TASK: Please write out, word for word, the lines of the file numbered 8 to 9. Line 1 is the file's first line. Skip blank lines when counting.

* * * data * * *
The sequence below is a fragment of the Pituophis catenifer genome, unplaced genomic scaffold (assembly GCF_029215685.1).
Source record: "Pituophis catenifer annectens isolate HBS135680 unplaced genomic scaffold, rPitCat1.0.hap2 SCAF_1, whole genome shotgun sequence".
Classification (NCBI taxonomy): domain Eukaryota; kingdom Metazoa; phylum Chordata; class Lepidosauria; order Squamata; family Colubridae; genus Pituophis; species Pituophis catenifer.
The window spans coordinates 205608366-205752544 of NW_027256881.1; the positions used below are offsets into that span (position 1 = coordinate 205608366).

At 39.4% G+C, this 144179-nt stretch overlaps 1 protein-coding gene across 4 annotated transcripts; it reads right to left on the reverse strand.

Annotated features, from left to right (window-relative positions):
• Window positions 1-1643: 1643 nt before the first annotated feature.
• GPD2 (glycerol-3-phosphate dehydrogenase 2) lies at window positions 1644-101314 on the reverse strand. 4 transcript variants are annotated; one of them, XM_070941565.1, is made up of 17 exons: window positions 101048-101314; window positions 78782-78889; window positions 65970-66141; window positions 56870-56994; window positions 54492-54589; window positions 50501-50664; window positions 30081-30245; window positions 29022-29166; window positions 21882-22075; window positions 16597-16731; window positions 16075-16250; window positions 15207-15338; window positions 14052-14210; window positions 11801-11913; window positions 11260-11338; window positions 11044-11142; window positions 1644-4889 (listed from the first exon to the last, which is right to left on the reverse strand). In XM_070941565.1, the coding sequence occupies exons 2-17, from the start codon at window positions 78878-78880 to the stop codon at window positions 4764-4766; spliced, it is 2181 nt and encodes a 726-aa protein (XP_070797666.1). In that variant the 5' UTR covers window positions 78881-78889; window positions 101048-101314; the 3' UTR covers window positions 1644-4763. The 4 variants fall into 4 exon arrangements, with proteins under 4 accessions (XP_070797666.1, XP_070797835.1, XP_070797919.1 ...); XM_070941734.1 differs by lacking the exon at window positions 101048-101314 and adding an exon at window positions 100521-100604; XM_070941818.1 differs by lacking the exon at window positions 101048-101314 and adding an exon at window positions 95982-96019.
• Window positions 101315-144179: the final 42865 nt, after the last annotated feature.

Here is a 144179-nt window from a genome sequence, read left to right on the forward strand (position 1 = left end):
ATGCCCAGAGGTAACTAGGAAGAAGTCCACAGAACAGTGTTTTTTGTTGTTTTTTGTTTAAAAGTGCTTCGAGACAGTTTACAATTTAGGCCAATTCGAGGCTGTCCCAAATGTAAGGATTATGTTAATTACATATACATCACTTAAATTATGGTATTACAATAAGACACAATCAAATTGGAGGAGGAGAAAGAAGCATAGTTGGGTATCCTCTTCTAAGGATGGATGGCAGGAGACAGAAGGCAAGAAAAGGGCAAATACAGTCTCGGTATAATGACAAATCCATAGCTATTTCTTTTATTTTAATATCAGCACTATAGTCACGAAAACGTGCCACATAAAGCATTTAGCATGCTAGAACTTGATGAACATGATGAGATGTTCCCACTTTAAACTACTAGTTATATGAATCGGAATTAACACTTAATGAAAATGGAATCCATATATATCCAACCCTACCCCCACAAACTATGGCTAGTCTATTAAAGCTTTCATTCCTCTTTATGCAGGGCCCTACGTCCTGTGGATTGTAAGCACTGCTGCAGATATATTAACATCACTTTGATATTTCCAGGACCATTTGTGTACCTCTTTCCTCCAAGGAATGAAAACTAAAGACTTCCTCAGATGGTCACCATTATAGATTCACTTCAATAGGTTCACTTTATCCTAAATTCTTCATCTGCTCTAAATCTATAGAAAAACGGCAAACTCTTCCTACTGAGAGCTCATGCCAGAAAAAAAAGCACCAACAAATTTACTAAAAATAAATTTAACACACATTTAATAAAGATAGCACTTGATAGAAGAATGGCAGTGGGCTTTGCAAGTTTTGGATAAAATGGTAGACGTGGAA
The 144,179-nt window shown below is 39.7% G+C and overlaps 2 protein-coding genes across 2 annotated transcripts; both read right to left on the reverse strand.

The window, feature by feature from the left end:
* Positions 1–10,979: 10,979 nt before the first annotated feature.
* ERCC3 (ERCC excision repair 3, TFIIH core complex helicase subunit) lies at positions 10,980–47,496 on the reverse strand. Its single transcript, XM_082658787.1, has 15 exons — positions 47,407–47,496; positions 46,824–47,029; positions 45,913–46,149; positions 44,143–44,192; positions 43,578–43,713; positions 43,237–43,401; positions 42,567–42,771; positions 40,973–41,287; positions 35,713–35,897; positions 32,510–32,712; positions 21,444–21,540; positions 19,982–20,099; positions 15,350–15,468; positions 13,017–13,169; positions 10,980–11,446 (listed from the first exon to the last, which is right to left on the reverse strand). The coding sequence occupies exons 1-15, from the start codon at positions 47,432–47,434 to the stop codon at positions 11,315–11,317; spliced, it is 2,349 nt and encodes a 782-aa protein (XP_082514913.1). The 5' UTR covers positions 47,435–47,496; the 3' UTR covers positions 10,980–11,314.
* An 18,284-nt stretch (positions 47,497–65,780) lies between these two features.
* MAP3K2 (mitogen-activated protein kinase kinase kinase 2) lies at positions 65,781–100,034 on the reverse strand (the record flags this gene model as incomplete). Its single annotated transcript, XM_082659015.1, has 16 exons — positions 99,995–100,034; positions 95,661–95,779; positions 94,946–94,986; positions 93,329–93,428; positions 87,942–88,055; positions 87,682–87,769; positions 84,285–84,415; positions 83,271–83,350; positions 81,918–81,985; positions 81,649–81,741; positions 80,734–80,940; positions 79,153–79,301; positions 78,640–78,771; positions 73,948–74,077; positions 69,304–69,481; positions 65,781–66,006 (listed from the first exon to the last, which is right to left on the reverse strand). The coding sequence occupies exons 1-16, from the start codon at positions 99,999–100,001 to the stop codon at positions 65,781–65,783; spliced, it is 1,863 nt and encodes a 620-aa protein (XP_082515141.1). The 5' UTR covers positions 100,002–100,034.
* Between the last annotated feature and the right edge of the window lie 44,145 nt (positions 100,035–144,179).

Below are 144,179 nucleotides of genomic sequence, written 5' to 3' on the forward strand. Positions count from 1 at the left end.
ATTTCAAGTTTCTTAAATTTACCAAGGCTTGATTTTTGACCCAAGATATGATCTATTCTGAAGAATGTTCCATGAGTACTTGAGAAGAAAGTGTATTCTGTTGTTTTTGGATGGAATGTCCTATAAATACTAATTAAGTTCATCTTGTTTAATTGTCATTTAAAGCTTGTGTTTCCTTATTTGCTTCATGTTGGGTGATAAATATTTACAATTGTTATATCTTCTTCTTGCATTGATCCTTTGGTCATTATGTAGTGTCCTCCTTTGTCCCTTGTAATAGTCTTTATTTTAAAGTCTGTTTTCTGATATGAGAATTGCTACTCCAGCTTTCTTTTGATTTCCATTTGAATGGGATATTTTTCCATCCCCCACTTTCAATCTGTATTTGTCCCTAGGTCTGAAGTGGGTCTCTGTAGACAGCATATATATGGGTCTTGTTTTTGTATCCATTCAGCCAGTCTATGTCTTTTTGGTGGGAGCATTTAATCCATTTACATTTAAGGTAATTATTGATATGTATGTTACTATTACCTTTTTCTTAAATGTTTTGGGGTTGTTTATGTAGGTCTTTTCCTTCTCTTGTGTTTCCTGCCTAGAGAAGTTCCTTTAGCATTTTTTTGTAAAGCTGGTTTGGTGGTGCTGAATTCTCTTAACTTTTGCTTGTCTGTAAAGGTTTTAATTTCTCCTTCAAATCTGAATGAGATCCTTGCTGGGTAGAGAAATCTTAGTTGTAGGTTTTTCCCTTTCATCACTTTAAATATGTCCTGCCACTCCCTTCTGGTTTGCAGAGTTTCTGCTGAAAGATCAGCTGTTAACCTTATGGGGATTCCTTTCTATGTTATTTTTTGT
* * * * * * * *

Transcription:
• GPD2 (glycerol-3-phosphate dehydrogenase 2) lies at window positions 1644-101314 on the reverse strand. 4 transcript variants are annotated; one of them, XM_070941565.1, is made up of 17 exons: window positions 101048-101314; window positions 78782-78889; window positions 65970-66141; window positions 56870-56994; window positions 54492-54589; window positions 50501-50664; window positions 30081-30245; window positions 29022-29166; window positions 21882-22075; window positions 16597-16731; window positions 16075-16250; window positions 15207-15338; window positions 14052-14210; window positions 11801-11913; window positions 11260-11338; window positions 11044-11142; window positions 1644-4889 (listed from the first exon to the last, which is right to left on the reverse strand). In XM_070941565.1, the coding sequence occupies exons 2-17, from the start codon at window positions 78878-78880 to the stop codon at window positions 4764-4766; spliced, it is 2181 nt and encodes a 726-aa protein (XP_070797666.1). In that variant the 5' UTR covers window positions 78881-78889; window positions 101048-101314; the 3' UTR covers window positions 1644-4763. The 4 variants fall into 4 exon arrangements, with proteins under 4 accessions (XP_070797666.1, XP_070797835.1, XP_070797919.1 ...); XM_070941734.1 differs by lacking the exon at window positions 101048-101314 and adding an exon at window positions 100521-100604; XM_070941818.1 differs by lacking the exon at window positions 101048-101314 and adding an exon at window positions 95982-96019.
• Window positions 101315-144179: the final 42865 nt, after the last annotated feature.